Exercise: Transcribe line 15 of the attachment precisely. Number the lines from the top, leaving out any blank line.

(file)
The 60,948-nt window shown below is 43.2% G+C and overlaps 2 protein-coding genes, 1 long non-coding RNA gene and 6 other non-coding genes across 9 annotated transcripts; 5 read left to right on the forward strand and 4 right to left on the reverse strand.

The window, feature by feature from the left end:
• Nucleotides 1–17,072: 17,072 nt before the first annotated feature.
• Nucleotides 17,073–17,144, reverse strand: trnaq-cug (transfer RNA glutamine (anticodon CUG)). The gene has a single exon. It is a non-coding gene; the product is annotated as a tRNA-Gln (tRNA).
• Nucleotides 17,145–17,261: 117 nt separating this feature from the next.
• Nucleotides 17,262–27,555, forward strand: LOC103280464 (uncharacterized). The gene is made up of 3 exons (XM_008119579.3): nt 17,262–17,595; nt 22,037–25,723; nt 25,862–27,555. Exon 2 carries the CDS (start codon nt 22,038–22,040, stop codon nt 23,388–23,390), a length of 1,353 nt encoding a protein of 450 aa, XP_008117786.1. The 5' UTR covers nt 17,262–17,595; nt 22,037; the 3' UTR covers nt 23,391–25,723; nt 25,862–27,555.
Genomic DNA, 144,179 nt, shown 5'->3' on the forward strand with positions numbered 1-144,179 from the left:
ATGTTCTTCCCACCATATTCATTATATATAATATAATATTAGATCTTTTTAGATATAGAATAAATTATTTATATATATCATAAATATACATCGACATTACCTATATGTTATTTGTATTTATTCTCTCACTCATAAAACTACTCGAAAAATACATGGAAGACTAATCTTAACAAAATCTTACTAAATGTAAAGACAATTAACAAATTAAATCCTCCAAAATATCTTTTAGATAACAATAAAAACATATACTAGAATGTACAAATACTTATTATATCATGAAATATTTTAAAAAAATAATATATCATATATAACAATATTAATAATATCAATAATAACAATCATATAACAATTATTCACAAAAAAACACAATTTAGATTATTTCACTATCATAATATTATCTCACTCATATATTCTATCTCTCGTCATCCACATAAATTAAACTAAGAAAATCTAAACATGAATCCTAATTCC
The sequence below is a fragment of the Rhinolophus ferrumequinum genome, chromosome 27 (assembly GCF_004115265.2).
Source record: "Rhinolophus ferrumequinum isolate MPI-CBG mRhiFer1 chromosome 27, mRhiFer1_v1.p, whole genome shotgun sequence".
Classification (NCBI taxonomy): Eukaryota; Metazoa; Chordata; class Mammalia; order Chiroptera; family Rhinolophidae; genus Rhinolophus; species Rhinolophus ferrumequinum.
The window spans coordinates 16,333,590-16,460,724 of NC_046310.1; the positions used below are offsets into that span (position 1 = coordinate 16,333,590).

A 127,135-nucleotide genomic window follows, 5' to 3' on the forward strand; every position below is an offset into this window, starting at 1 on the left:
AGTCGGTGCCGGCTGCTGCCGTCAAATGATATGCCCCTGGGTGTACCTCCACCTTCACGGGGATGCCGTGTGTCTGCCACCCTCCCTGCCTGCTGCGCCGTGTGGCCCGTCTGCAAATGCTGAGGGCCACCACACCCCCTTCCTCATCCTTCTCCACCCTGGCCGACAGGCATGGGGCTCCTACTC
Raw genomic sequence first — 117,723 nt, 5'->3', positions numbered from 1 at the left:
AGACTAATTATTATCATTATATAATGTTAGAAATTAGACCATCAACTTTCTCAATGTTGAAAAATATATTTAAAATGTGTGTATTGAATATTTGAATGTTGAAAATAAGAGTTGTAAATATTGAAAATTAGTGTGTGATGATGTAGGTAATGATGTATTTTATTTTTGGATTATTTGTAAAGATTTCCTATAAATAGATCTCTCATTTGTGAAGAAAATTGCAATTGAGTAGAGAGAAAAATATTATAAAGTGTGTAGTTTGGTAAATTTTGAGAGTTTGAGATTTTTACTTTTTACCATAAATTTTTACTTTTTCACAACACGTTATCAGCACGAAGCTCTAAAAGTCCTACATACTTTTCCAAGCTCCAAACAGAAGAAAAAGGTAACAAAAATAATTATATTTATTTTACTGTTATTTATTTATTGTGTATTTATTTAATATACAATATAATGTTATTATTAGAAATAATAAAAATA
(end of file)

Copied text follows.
Raw genomic sequence first — 117,723 nt, 5'->3', positions numbered from 1 at the left: